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Title: Epidemiological and clinical characteristics of shigellosis in rural Bangladesh
Authors: Baqui, A.H.
Zaman, K.
Yunus, M.
Mitra, A.K.
Hossain, K.M.B.
Banu, H.
Keywords: Shigella
Dysentery
Bacillary
Epidemiology
Pathology
Diagnosis
Laboratory
Issue Date: 30-Oct-2007
Series/Report no.: J Diarrhoeal Dis Res
1988 Mar;6(1):21-28
Abstract: Some epidemiological and clinical characteristics of 292 patients infected with Shigella spp in a sample of 2,635 diarrhoea patients are described. The sample consisted of every fifth of all patients who came for free treatment between May 1983 and April 1984 at the Matlab Field Hospital of the International Centre for Diarrhoeal Disease Research, Bangladesh. A little more than half of them belonged to the age groups of 1-4 years (31.3%) and 5-14 years (20.4%), and more than half (56.4%) were males. Of the 292 patients yielding Shigella spp in their stools, the predominating isolates were Shigella dysenteriae type 1 (181; 62%) and S. flexneri (79; 27.1%) respectively. Of the stool samples from 1,318 patients examined for Campylobacter, 148 (11.2%) were culture-positive for only Campylobacter jujuni. Shigella spp were isolated most frequently from patients aged 1 -2 years (154/1000), and in patients aged 60 years or more (147/1000), and least frequently in children under one year of age (58/1000). Compared with the genus as a whole, S. dysenteriae type 1 was isolated most frequently in patients aged 5-9 years (94/1000) and 10-14 years (116/1000) and more frequently from males (8.4%) trmn from females (4.9%; X2=13.0; p<.001). Two peaks of shigellosis were observed, one during June-September caused by S. dysenteriaelype 1, and the other in December caused by S. flexneri. Blood was visible to the naked eye in 68% of the faeces positive for Shigella spp (in 87% of faeces positive for S. dysenteriae type 1) on culture, but in only 18% of samples showing Entamoeba histolytica, in 18% of samples positive for C. jejunion culture and 12% of samples from the remaining patients. Stool samples positive for Shigella spp on culture were more often alkaline than those from patients yielding other pathogens (251/276 vs 1580/2052; X2=28.3; p<0.001). Patients infected with S. dysenteriae type 1 were more likely to have bloody stools than patients infected with other species of Shigella (150/181 vs 40/111; X2=77.8; p<0.0001). Patients with shigellosis less frequently presented with moderate-to-severe dehydration (53/292 vs 1182/2343; X2=108.9; p<0.0001), but required antibiotics more often (245/292 vs 1429/2343; X2=58.8; p<0.0001). Patients infected with S. dysenteriae type 1 required antibiotics more frequently than those infected with other species of Shigella (166/181 vs 79/111; X2=21.5; p<0.001). Salient findings, like the S. dysenteriae type 1 as the dominating isolate in place of S. flexneri observed earlier; two peaks of shigellosis, instead of one, known previously; similar value of the naked eye as well as the microscopic presence of blood in faeces as a diagnostic aid in shigellosis; antibiogram pattern of shigella isolates, etc., including their implications, are discussed.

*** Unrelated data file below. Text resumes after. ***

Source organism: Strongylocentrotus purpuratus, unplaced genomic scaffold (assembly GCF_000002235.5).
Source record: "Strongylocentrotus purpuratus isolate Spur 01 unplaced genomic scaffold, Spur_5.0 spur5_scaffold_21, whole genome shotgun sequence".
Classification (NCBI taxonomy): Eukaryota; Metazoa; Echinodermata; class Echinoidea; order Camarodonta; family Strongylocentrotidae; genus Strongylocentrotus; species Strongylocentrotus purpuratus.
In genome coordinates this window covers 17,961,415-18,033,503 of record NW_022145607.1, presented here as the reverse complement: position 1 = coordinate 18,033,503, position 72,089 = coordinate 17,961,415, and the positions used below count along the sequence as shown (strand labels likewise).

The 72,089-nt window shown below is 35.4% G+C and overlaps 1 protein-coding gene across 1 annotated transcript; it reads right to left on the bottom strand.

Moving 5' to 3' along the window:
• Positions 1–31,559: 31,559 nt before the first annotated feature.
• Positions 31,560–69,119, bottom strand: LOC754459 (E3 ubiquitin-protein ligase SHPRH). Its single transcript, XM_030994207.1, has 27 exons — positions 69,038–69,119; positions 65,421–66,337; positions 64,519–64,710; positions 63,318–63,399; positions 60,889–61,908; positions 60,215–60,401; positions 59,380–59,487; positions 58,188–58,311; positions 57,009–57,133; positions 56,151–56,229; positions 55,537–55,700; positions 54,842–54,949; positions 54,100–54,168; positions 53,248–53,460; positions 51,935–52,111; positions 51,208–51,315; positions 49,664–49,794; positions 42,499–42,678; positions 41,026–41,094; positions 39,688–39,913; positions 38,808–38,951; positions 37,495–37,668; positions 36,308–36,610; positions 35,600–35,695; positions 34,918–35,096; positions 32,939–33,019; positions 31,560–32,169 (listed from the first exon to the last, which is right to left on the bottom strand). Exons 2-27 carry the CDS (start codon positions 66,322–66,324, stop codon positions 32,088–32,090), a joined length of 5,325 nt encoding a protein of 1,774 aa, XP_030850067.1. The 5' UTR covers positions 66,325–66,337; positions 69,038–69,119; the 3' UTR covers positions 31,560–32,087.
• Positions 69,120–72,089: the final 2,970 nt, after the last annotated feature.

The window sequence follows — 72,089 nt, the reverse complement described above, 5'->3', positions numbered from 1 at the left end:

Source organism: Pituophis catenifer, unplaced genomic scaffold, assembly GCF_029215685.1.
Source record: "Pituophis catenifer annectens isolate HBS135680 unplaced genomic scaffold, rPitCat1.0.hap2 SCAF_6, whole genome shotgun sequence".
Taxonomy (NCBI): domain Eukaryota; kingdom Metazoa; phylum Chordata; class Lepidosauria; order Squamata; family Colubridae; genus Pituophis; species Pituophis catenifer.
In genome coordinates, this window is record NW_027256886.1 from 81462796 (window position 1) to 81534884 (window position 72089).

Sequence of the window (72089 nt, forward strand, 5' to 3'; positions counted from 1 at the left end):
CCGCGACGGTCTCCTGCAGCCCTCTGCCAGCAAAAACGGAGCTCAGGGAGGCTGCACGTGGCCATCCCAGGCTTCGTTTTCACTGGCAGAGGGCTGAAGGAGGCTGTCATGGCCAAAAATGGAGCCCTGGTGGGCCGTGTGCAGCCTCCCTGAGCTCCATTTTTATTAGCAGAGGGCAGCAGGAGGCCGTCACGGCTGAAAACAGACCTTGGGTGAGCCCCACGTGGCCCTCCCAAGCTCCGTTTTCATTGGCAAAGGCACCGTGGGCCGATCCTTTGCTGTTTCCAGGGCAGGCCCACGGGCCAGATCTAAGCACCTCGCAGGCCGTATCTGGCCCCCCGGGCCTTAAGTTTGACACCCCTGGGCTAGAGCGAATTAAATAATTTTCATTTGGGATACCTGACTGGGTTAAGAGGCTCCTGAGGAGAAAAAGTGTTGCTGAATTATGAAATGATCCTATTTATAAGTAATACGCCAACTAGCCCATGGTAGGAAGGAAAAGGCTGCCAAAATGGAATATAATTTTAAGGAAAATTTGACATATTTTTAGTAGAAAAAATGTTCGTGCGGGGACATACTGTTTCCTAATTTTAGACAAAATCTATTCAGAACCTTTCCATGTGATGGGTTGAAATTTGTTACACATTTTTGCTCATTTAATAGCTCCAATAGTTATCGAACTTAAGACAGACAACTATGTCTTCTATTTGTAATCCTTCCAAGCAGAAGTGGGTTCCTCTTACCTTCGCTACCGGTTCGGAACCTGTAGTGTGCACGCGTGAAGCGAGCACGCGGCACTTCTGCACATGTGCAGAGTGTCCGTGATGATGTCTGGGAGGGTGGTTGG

URI: http://hdl.handle.net/123456789/237
Appears in Collections:Public health sciences research papers

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